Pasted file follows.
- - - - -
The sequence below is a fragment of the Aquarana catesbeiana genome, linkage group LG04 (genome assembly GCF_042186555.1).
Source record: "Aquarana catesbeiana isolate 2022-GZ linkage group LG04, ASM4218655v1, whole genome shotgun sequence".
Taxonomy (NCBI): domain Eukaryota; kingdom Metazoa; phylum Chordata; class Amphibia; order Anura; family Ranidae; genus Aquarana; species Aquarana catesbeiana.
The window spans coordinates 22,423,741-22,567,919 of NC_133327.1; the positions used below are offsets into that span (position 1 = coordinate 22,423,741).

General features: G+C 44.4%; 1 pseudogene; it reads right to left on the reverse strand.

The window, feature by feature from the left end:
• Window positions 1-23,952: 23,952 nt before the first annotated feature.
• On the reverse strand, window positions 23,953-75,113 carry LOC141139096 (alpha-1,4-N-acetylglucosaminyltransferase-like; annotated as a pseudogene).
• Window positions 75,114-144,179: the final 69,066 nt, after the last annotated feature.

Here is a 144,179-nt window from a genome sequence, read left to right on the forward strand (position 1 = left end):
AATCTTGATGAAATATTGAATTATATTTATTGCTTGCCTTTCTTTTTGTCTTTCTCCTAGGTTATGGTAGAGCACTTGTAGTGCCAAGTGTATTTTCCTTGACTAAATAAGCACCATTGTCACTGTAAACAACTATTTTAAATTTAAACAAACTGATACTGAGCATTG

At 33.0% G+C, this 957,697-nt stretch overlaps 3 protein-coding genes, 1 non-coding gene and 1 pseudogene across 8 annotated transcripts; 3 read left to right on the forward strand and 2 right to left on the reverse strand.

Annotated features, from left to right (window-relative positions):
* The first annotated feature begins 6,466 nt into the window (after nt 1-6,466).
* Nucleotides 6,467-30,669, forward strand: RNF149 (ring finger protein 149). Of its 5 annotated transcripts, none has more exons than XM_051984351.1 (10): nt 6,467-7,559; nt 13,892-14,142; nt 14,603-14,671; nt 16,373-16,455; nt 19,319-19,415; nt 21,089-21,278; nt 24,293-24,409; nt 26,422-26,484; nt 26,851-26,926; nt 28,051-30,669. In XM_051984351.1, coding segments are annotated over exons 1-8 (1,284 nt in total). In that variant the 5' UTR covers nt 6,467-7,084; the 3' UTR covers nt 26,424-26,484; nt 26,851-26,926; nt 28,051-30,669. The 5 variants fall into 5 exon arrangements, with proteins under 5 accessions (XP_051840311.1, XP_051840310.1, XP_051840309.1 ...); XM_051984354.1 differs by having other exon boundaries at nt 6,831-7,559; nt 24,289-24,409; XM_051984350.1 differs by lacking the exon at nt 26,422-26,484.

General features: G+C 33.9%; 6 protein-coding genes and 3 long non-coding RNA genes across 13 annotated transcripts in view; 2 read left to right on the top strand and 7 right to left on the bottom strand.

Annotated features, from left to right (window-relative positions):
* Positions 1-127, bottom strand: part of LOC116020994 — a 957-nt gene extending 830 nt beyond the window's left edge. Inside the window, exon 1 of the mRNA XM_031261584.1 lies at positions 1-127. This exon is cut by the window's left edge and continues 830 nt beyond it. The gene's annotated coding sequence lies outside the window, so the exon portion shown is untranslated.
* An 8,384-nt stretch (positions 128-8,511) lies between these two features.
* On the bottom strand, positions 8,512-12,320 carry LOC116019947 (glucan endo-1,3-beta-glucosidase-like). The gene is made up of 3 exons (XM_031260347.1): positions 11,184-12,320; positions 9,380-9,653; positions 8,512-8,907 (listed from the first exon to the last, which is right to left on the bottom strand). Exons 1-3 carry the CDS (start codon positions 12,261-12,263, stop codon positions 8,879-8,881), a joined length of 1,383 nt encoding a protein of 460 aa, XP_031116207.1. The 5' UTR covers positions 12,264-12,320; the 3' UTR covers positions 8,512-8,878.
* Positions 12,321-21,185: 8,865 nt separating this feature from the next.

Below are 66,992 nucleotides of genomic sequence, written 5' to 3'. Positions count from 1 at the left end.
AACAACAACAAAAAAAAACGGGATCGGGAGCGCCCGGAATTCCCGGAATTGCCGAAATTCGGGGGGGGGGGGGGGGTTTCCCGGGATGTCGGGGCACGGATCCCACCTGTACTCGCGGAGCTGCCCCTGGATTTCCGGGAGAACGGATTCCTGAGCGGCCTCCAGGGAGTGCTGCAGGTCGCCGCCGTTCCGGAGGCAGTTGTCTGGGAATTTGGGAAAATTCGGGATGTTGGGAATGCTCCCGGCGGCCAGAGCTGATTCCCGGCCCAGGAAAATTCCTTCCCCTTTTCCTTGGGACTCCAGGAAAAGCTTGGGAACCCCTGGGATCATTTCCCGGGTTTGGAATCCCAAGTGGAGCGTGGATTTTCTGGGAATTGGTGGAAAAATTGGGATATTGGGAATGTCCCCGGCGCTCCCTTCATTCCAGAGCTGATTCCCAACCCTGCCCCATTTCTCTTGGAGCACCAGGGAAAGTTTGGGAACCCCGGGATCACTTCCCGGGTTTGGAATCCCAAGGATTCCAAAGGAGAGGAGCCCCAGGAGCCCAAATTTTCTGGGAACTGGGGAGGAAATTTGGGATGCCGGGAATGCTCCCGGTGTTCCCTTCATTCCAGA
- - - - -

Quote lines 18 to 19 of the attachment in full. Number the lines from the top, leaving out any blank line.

* Positions 1-127, bottom strand: part of LOC116020994 — a 957-nt gene extending 830 nt beyond the window's left edge. Inside the window, exon 1 of the mRNA XM_031261584.1 lies at positions 1-127. This exon is cut by the window's left edge and continues 830 nt beyond it. The gene's annotated coding sequence lies outside the window, so the exon portion shown is untranslated.
* An 8,384-nt stretch (positions 128-8,511) lies between these two features.